Our offering is certainly a small thing, but Christ is in need of this small thing. The Lord asks little of us, and He gives us so much. He asks little of us. He asks us for good will in ordinary life; He asks us for an open heart; He asks us for the will to be better to receive him who offers Himself to us in the Eucharist. He asks us for these symbolic offerings, which will then become His Body and His Blood. An image of this self-giving movement of prayer is represented by incense that, consumed in the fire, gives off a perfumed smoke that goes up on high: to incense the offerings, as is done on feast days, to incense the cross, the altar, the priest and the priestly people manifest visibly the offertory bond that unites all these realities to Christ’s sacrifice (Cf. OGMR, 75). And don’t forget: it’s the altar that is Christ, but always in reference to the first altar, which is the Cross, and on the altar, which is Christ, we bring our little gifts, the bread and wine, which then will become so much: Jesus Himself who gives Himself to us.
And all this is what the prayer over the offerings expresses. In it the priest asks God to accept the gifts that the Church offers Him, invoking the fruit of the wonderful exchange between our poverty and His richness. In the bread and wine, we present our life to Him, so that it’s transformed by the Holy Spirit into Christ’s sacrifice and becomes, with Him, one spiritual offering pleasing to the Father. While the preparation of the gifts is thus concluded, it disposes us to the Eucharistic Prayer (Cf. Ibid, 77).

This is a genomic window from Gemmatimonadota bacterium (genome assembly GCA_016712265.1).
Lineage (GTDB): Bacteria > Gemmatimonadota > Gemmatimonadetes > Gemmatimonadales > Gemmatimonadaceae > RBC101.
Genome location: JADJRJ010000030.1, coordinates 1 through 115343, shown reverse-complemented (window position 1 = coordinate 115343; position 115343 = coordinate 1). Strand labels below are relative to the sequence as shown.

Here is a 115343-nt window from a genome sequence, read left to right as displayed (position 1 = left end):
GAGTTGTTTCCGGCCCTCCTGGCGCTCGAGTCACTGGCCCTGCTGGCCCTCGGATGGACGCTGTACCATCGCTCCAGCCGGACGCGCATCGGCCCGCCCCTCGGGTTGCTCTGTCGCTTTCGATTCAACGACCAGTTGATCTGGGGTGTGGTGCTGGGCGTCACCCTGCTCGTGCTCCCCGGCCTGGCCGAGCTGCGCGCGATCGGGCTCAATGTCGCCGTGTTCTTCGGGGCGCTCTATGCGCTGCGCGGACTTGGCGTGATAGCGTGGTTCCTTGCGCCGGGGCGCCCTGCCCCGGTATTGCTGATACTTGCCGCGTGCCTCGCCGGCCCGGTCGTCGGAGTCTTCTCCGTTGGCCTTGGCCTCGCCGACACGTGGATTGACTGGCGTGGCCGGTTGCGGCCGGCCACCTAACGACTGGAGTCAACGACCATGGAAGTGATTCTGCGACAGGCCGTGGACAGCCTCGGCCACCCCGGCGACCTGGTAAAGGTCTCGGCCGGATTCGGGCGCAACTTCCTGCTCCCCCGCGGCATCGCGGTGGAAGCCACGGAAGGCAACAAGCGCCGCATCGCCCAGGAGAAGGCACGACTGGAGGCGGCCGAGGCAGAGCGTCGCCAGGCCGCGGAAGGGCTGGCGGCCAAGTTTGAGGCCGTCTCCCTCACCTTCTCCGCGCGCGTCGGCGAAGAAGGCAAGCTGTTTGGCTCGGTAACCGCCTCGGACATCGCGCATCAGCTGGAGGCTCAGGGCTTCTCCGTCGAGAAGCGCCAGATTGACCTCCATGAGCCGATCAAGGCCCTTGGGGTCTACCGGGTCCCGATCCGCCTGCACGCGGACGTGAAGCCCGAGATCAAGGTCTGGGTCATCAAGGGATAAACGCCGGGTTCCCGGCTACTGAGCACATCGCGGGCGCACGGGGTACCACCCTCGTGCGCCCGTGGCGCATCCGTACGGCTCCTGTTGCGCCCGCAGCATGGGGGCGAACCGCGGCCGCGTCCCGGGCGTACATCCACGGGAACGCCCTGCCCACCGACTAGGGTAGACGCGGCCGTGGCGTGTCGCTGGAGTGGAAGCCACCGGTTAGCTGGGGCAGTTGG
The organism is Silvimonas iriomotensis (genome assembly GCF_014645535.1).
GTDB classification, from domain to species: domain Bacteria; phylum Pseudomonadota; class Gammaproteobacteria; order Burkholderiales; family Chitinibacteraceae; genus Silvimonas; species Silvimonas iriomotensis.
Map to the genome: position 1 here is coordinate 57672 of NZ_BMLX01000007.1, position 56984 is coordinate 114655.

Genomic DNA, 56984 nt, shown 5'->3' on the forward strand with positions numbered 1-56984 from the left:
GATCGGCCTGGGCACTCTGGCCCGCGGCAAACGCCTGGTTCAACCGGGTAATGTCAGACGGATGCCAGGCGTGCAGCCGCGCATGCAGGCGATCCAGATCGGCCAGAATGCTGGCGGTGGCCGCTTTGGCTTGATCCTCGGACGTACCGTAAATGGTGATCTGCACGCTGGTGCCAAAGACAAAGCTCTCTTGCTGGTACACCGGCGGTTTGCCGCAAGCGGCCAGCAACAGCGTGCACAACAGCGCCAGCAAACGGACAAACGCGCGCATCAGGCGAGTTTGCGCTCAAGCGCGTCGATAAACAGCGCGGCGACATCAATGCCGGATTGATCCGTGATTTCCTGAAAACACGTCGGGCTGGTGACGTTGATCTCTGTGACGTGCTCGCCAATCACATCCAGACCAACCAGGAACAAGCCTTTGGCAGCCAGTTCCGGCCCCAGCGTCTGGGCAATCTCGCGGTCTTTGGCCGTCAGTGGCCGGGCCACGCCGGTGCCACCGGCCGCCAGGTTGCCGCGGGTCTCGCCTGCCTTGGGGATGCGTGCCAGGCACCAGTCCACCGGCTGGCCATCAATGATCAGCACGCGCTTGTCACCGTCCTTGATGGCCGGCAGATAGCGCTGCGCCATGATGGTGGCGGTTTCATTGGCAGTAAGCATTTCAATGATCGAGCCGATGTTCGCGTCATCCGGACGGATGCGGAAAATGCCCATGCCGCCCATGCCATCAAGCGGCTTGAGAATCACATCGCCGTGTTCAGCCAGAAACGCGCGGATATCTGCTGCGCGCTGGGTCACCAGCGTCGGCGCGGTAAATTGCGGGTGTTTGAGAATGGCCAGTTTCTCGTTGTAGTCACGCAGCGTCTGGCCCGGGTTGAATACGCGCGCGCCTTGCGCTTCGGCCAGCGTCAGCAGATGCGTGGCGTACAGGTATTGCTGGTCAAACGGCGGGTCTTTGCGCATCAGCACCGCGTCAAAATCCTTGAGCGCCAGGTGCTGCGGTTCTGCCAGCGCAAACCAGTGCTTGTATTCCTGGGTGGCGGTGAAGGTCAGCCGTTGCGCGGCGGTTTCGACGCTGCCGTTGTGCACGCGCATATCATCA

May the spirituality of the gift of selfwhich this moment of the Mass teaches, be able to illume our days, our relations with others, the things we do, the sufferings we meet, helping us to build the earthly city in the light of the Gospel.
[Original text: Italian]  [Blogger Share of ZENIT’s translation by Virginia M. Forrester]
In Italian
A warm welcome goes to the Italian-speaking faithful.
I am happy to receive the participants in the General Chapter of the Salesian Missionaries of Mary Immaculate, the Christian Brothers Schools and “God’s Volunteers” of the Focolare Movement.
I greet the faithful of Pavullo nel Frignano, accompanied by the Bishop, Monsignor Germano Bernardini; the young people guests of the Hospitality Center of L’Aquila; the school Institutes, especially those of Civitavecchia and of the Pallotine Sisters of Rome; the members of the Order of Malta of Lombardy and Veneto and the FAIPA associates: “The Golden Keys.” I hope that you all can live the faith as service to God and to brothers.
Finally I greet the young people, the sick and the newlyweds. Lent is a favourable time to intensify the spiritual life: may the practice of fasting be of help to you, dear young people, to acquire greater mastery over yourselves; may the thought of the future help you, dear elderly, to give hope to young people: speak with them; may prayer be for you, dear sick, the means to entrust your sufferings to God and to feel Him always close; finally, may the works of mercy help you, dear newlyweds, to live your conjugal life always oriented to the needs of brothers.
[Original text: Italian]  [ZENIT’s translation by Virginia M. Forrester]
I greet the faithful present in St. Peter’s Basilica.